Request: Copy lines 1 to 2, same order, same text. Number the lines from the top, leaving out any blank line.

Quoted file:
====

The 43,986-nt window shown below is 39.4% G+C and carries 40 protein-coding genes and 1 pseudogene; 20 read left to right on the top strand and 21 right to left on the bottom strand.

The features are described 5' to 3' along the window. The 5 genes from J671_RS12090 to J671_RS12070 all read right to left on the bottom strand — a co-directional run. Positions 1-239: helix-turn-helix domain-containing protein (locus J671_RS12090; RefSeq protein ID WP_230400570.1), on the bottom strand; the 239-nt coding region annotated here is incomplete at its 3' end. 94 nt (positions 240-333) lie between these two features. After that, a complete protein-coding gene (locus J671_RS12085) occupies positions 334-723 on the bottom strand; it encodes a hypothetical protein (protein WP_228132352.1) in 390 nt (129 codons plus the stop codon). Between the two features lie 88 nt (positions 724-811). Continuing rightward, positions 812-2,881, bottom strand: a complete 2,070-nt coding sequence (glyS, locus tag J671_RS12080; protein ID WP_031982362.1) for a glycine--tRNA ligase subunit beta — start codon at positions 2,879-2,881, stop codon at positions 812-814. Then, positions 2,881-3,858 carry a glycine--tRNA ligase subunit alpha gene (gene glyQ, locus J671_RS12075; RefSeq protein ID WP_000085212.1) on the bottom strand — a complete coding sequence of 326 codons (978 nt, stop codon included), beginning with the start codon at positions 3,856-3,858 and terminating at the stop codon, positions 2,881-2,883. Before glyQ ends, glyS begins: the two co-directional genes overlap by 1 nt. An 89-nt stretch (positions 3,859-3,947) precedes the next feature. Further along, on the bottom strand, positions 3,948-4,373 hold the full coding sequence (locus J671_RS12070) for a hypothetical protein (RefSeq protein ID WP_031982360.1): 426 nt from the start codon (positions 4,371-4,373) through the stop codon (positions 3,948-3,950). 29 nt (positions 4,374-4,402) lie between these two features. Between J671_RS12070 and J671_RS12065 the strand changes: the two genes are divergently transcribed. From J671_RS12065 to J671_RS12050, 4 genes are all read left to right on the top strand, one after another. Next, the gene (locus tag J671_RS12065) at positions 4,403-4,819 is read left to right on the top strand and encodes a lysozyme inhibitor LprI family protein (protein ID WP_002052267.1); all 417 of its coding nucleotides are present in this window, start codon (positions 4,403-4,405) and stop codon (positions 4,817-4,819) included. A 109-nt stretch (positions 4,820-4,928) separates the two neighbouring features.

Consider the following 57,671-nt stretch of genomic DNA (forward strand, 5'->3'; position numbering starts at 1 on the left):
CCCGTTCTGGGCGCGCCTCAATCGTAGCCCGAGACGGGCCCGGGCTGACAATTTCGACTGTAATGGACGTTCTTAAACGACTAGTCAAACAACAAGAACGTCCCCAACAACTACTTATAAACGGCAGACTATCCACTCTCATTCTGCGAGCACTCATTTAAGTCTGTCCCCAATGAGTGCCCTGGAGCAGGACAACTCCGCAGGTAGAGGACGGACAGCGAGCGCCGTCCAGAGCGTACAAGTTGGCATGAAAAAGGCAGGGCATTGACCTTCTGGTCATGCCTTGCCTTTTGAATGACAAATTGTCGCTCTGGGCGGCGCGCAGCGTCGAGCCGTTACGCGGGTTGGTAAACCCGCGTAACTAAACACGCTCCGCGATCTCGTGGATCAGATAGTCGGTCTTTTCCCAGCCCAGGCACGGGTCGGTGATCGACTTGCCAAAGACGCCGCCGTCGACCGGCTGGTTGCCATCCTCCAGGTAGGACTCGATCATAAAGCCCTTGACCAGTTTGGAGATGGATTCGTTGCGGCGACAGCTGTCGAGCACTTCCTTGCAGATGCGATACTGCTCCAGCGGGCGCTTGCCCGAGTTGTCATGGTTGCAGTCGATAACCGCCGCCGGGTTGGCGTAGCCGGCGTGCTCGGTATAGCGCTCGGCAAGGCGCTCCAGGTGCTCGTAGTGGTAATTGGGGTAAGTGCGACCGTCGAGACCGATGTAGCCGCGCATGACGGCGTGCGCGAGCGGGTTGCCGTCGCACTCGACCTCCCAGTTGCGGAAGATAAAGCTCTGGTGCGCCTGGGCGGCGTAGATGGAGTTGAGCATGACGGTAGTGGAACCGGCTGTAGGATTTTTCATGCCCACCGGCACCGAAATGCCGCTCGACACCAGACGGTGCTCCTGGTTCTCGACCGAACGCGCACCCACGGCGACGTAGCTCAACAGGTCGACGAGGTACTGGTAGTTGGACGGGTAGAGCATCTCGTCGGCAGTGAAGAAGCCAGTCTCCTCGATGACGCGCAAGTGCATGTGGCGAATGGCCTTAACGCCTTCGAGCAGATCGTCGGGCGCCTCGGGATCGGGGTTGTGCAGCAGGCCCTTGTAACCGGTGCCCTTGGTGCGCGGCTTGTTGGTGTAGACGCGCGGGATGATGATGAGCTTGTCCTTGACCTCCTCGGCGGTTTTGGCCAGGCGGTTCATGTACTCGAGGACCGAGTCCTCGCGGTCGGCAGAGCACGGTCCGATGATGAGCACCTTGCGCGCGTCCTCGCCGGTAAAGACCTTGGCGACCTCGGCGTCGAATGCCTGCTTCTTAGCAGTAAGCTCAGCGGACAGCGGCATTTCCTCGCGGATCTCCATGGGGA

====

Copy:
The 43,986-nt window shown below is 39.4% G+C and carries 40 protein-coding genes and 1 pseudogene; 20 read left to right on the top strand and 21 right to left on the bottom strand.

The features are described 5' to 3' along the window. The 5 genes from J671_RS12090 to J671_RS12070 all read right to left on the bottom strand — a co-directional run. Positions 1-239: helix-turn-helix domain-containing protein (locus J671_RS12090; RefSeq protein ID WP_230400570.1), on the bottom strand; the 239-nt coding region annotated here is incomplete at its 3' end. 94 nt (positions 240-333) lie between these two features. After that, a complete protein-coding gene (locus J671_RS12085) occupies positions 334-723 on the bottom strand; it encodes a hypothetical protein (protein WP_228132352.1) in 390 nt (129 codons plus the stop codon). Between the two features lie 88 nt (positions 724-811). Continuing rightward, positions 812-2,881, bottom strand: a complete 2,070-nt coding sequence (glyS, locus tag J671_RS12080; protein ID WP_031982362.1) for a glycine--tRNA ligase subunit beta — start codon at positions 2,879-2,881, stop codon at positions 812-814. Then, positions 2,881-3,858 carry a glycine--tRNA ligase subunit alpha gene (gene glyQ, locus J671_RS12075; RefSeq protein ID WP_000085212.1) on the bottom strand — a complete coding sequence of 326 codons (978 nt, stop codon included), beginning with the start codon at positions 3,856-3,858 and terminating at the stop codon, positions 2,881-2,883. Before glyQ ends, glyS begins: the two co-directional genes overlap by 1 nt. An 89-nt stretch (positions 3,859-3,947) precedes the next feature. Further along, on the bottom strand, positions 3,948-4,373 hold the full coding sequence (locus J671_RS12070) for a hypothetical protein (RefSeq protein ID WP_031982360.1): 426 nt from the start codon (positions 4,371-4,373) through the stop codon (positions 3,948-3,950). 29 nt (positions 4,374-4,402) lie between these two features. Between J671_RS12070 and J671_RS12065 the strand changes: the two genes are divergently transcribed. From J671_RS12065 to J671_RS12050, 4 genes are all read left to right on the top strand, one after another. Next, the gene (locus tag J671_RS12065) at positions 4,403-4,819 is read left to right on the top strand and encodes a lysozyme inhibitor LprI family protein (protein ID WP_002052267.1); all 417 of its coding nucleotides are present in this window, start codon (positions 4,403-4,405) and stop codon (positions 4,817-4,819) included. A 109-nt stretch (positions 4,820-4,928) separates the two neighbouring features.